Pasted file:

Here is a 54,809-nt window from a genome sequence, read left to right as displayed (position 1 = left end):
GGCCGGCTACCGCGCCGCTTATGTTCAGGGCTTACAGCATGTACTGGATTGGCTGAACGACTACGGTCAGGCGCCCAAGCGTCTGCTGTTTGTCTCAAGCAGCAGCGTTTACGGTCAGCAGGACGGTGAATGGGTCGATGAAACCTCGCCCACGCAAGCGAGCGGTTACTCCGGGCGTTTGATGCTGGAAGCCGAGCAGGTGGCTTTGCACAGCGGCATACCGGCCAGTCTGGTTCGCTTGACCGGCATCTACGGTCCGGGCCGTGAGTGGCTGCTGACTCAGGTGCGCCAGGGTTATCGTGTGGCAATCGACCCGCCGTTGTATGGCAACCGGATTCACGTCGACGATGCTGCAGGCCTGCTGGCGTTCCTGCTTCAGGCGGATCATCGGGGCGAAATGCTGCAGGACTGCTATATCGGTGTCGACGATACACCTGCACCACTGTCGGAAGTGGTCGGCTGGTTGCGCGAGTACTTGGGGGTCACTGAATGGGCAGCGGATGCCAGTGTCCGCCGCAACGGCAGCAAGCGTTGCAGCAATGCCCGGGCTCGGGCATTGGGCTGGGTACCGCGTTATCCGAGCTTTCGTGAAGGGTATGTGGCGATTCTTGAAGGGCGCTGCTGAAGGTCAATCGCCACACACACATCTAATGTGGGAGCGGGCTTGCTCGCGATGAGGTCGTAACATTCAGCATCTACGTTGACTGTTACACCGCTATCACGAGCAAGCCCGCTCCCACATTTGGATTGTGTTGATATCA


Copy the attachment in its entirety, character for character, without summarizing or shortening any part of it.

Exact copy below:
Here is a 54,809-nt window from a genome sequence, read left to right as displayed (position 1 = left end):
GGCCGGCTACCGCGCCGCTTATGTTCAGGGCTTACAGCATGTACTGGATTGGCTGAACGACTACGGTCAGGCGCCCAAGCGTCTGCTGTTTGTCTCAAGCAGCAGCGTTTACGGTCAGCAGGACGGTGAATGGGTCGATGAAACCTCGCCCACGCAAGCGAGCGGTTACTCCGGGCGTTTGATGCTGGAAGCCGAGCAGGTGGCTTTGCACAGCGGCATACCGGCCAGTCTGGTTCGCTTGACCGGCATCTACGGTCCGGGCCGTGAGTGGCTGCTGACTCAGGTGCGCCAGGGTTATCGTGTGGCAATCGACCCGCCGTTGTATGGCAACCGGATTCACGTCGACGATGCTGCAGGCCTGCTGGCGTTCCTGCTTCAGGCGGATCATCGGGGCGAAATGCTGCAGGACTGCTATATCGGTGTCGACGATACACCTGCACCACTGTCGGAAGTGGTCGGCTGGTTGCGCGAGTACTTGGGGGTCACTGAATGGGCAGCGGATGCCAGTGTCCGCCGCAACGGCAGCAAGCGTTGCAGCAATGCCCGGGCTCGGGCATTGGGCTGGGTACCGCGTTATCCGAGCTTTCGTGAAGGGTATGTGGCGATTCTTGAAGGGCGCTGCTGAAGGTCAATCGCCACACACACATCTAATGTGGGAGCGGGCTTGCTCGCGATGAGGTCGTAACATTCAGCATCTACGTTGACTGTTACACCGCTATCACGAGCAAGCCCGCTCCCACATTTGGATTGTGTTGATATCA